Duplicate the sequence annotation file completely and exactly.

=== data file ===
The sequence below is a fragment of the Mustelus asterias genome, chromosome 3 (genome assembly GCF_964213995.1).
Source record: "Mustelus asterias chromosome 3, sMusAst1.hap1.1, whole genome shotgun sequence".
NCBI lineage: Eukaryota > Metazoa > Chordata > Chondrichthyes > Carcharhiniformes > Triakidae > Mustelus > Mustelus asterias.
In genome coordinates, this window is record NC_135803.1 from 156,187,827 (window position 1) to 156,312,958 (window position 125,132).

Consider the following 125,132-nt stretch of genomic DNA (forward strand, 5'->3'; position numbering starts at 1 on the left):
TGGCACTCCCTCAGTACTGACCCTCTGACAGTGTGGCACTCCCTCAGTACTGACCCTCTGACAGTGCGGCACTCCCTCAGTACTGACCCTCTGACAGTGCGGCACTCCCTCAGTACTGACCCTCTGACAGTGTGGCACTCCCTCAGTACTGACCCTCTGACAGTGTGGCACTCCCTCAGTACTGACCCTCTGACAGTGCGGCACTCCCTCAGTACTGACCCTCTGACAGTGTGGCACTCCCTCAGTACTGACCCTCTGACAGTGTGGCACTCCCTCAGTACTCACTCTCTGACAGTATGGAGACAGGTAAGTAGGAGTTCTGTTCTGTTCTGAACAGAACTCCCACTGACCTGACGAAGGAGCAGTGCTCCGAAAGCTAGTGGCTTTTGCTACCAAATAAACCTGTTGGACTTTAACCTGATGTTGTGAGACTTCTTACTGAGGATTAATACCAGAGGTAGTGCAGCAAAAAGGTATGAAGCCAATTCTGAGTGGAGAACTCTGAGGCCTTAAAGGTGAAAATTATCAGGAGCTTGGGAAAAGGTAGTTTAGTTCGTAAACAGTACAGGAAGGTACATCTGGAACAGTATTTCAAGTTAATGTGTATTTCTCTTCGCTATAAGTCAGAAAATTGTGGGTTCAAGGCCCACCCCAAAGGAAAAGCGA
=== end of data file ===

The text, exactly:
The sequence below is a fragment of the Mustelus asterias genome, chromosome 3 (genome assembly GCF_964213995.1).
Source record: "Mustelus asterias chromosome 3, sMusAst1.hap1.1, whole genome shotgun sequence".
NCBI lineage: Eukaryota > Metazoa > Chordata > Chondrichthyes > Carcharhiniformes > Triakidae > Mustelus > Mustelus asterias.
In genome coordinates, this window is record NC_135803.1 from 156,187,827 (window position 1) to 156,312,958 (window position 125,132).

Consider the following 125,132-nt stretch of genomic DNA (forward strand, 5'->3'; position numbering starts at 1 on the left):
TGGCACTCCCTCAGTACTGACCCTCTGACAGTGTGGCACTCCCTCAGTACTGACCCTCTGACAGTGCGGCACTCCCTCAGTACTGACCCTCTGACAGTGCGGCACTCCCTCAGTACTGACCCTCTGACAGTGTGGCACTCCCTCAGTACTGACCCTCTGACAGTGTGGCACTCCCTCAGTACTGACCCTCTGACAGTGCGGCACTCCCTCAGTACTGACCCTCTGACAGTGTGGCACTCCCTCAGTACTGACCCTCTGACAGTGTGGCACTCCCTCAGTACTCACTCTCTGACAGTATGGAGACAGGTAAGTAGGAGTTCTGTTCTGTTCTGAACAGAACTCCCACTGACCTGACGAAGGAGCAGTGCTCCGAAAGCTAGTGGCTTTTGCTACCAAATAAACCTGTTGGACTTTAACCTGATGTTGTGAGACTTCTTACTGAGGATTAATACCAGAGGTAGTGCAGCAAAAAGGTATGAAGCCAATTCTGAGTGGAGAACTCTGAGGCCTTAAAGGTGAAAATTATCAGGAGCTTGGGAAAAGGTAGTTTAGTTCGTAAACAGTACAGGAAGGTACATCTGGAACAGTATTTCAAGTTAATGTGTATTTCTCTTCGCTATAAGTCAGAAAATTGTGGGTTCAAGGCCCACCCCAAAGGAAAAGCGA